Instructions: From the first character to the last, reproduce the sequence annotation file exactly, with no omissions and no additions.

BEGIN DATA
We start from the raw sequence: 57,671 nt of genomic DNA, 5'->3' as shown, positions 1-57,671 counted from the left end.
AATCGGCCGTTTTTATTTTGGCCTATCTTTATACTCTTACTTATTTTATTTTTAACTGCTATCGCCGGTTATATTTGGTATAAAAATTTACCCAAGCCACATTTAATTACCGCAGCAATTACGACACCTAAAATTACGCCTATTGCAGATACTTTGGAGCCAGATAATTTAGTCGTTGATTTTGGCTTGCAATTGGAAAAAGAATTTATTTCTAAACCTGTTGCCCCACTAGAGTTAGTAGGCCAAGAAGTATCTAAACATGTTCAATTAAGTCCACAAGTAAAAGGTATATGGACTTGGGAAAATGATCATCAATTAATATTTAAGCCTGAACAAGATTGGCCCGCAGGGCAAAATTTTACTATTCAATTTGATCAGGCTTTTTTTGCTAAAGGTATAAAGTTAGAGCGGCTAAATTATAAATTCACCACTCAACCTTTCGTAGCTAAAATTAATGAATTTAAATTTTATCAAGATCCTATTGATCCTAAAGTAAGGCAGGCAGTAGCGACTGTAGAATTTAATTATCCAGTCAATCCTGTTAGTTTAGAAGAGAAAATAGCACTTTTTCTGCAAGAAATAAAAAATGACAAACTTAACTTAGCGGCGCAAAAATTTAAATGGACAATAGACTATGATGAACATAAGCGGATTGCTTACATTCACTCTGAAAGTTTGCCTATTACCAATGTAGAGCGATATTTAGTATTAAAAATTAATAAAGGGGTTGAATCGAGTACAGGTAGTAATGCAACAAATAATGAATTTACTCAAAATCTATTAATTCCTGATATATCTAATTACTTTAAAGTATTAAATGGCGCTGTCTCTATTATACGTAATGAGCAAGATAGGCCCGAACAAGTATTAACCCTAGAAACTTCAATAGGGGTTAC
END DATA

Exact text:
We start from the raw sequence: 57,671 nt of genomic DNA, 5'->3' as shown, positions 1-57,671 counted from the left end.
AATCGGCCGTTTTTATTTTGGCCTATCTTTATACTCTTACTTATTTTATTTTTAACTGCTATCGCCGGTTATATTTGGTATAAAAATTTACCCAAGCCACATTTAATTACCGCAGCAATTACGACACCTAAAATTACGCCTATTGCAGATACTTTGGAGCCAGATAATTTAGTCGTTGATTTTGGCTTGCAATTGGAAAAAGAATTTATTTCTAAACCTGTTGCCCCACTAGAGTTAGTAGGCCAAGAAGTATCTAAACATGTTCAATTAAGTCCACAAGTAAAAGGTATATGGACTTGGGAAAATGATCATCAATTAATATTTAAGCCTGAACAAGATTGGCCCGCAGGGCAAAATTTTACTATTCAATTTGATCAGGCTTTTTTTGCTAAAGGTATAAAGTTAGAGCGGCTAAATTATAAATTCACCACTCAACCTTTCGTAGCTAAAATTAATGAATTTAAATTTTATCAAGATCCTATTGATCCTAAAGTAAGGCAGGCAGTAGCGACTGTAGAATTTAATTATCCAGTCAATCCTGTTAGTTTAGAAGAGAAAATAGCACTTTTTCTGCAAGAAATAAAAAATGACAAACTTAACTTAGCGGCGCAAAAATTTAAATGGACAATAGACTATGATGAACATAAGCGGATTGCTTACATTCACTCTGAAAGTTTGCCTATTACCAATGTAGAGCGATATTTAGTATTAAAAATTAATAAAGGGGTTGAATCGAGTACAGGTAGTAATGCAACAAATAATGAATTTACTCAAAATCTATTAATTCCTGATATATCTAATTACTTTAAAGTATTAAATGGCGCTGTCTCTATTATACGTAATGAGCAAGATAGGCCCGAACAAGTATTAACCCTAGAAACTTCAATAGGGGTTAC